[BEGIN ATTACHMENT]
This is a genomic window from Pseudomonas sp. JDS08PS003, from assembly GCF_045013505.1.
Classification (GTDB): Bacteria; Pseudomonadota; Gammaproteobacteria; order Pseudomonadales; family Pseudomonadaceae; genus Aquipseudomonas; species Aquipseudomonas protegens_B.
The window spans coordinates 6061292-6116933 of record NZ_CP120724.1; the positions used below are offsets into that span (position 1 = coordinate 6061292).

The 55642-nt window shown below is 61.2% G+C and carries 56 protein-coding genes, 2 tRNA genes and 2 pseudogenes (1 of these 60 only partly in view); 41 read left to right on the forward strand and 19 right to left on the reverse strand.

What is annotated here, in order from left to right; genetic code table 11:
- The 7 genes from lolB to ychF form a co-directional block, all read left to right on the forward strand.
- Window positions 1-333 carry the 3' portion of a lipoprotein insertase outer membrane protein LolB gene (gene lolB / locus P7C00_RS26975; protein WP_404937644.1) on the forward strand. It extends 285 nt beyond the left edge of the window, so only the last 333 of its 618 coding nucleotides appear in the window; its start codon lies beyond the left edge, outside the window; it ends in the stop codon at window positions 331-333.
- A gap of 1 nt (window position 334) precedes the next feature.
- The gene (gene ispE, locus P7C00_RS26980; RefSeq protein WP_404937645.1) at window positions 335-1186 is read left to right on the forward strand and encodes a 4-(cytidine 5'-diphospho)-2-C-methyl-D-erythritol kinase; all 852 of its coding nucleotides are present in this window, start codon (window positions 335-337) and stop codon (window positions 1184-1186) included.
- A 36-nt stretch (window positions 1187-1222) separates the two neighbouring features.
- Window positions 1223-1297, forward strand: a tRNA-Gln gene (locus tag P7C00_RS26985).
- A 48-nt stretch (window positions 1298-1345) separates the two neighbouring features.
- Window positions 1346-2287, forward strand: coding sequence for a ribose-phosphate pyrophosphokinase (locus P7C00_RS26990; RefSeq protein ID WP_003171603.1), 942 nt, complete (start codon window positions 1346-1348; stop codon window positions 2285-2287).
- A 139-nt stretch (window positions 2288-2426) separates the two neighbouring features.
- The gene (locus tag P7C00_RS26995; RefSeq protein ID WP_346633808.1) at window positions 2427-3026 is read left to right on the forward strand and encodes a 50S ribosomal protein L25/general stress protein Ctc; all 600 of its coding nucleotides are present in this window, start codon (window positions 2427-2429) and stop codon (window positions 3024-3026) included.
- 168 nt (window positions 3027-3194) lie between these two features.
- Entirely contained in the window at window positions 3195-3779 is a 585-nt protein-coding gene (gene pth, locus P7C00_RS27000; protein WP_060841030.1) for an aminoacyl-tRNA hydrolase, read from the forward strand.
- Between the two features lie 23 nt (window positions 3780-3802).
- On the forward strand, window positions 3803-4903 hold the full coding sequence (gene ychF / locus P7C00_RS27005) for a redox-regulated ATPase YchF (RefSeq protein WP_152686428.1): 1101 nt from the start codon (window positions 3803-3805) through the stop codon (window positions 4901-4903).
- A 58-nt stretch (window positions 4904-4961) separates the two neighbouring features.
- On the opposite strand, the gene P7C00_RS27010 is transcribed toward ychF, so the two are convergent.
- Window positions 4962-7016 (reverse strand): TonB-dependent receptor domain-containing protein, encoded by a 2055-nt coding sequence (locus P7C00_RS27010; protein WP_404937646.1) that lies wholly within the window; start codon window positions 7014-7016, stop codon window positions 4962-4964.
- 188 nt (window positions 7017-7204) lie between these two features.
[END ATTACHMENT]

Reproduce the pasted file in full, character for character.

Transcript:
This is a genomic window from Pseudomonas sp. JDS08PS003, from assembly GCF_045013505.1.
Classification (GTDB): Bacteria; Pseudomonadota; Gammaproteobacteria; order Pseudomonadales; family Pseudomonadaceae; genus Aquipseudomonas; species Aquipseudomonas protegens_B.
The window spans coordinates 6061292-6116933 of record NZ_CP120724.1; the positions used below are offsets into that span (position 1 = coordinate 6061292).

The 55642-nt window shown below is 61.2% G+C and carries 56 protein-coding genes, 2 tRNA genes and 2 pseudogenes (1 of these 60 only partly in view); 41 read left to right on the forward strand and 19 right to left on the reverse strand.

What is annotated here, in order from left to right; genetic code table 11:
- The 7 genes from lolB to ychF form a co-directional block, all read left to right on the forward strand.
- Window positions 1-333 carry the 3' portion of a lipoprotein insertase outer membrane protein LolB gene (gene lolB / locus P7C00_RS26975; protein WP_404937644.1) on the forward strand. It extends 285 nt beyond the left edge of the window, so only the last 333 of its 618 coding nucleotides appear in the window; its start codon lies beyond the left edge, outside the window; it ends in the stop codon at window positions 331-333.
- A gap of 1 nt (window position 334) precedes the next feature.
- The gene (gene ispE, locus P7C00_RS26980; RefSeq protein WP_404937645.1) at window positions 335-1186 is read left to right on the forward strand and encodes a 4-(cytidine 5'-diphospho)-2-C-methyl-D-erythritol kinase; all 852 of its coding nucleotides are present in this window, start codon (window positions 335-337) and stop codon (window positions 1184-1186) included.
- A 36-nt stretch (window positions 1187-1222) separates the two neighbouring features.
- Window positions 1223-1297, forward strand: a tRNA-Gln gene (locus tag P7C00_RS26985).
- A 48-nt stretch (window positions 1298-1345) separates the two neighbouring features.
- Window positions 1346-2287, forward strand: coding sequence for a ribose-phosphate pyrophosphokinase (locus P7C00_RS26990; RefSeq protein ID WP_003171603.1), 942 nt, complete (start codon window positions 1346-1348; stop codon window positions 2285-2287).
- A 139-nt stretch (window positions 2288-2426) separates the two neighbouring features.
- The gene (locus tag P7C00_RS26995; RefSeq protein ID WP_346633808.1) at window positions 2427-3026 is read left to right on the forward strand and encodes a 50S ribosomal protein L25/general stress protein Ctc; all 600 of its coding nucleotides are present in this window, start codon (window positions 2427-2429) and stop codon (window positions 3024-3026) included.
- 168 nt (window positions 3027-3194) lie between these two features.
- Entirely contained in the window at window positions 3195-3779 is a 585-nt protein-coding gene (gene pth, locus P7C00_RS27000; protein WP_060841030.1) for an aminoacyl-tRNA hydrolase, read from the forward strand.
- Between the two features lie 23 nt (window positions 3780-3802).
- On the forward strand, window positions 3803-4903 hold the full coding sequence (gene ychF / locus P7C00_RS27005) for a redox-regulated ATPase YchF (RefSeq protein WP_152686428.1): 1101 nt from the start codon (window positions 3803-3805) through the stop codon (window positions 4901-4903).
- A 58-nt stretch (window positions 4904-4961) separates the two neighbouring features.
- On the opposite strand, the gene P7C00_RS27010 is transcribed toward ychF, so the two are convergent.
- Window positions 4962-7016 (reverse strand): TonB-dependent receptor domain-containing protein, encoded by a 2055-nt coding sequence (locus P7C00_RS27010; protein WP_404937646.1) that lies wholly within the window; start codon window positions 7014-7016, stop codon window positions 4962-4964.
- 188 nt (window positions 7017-7204) lie between these two features.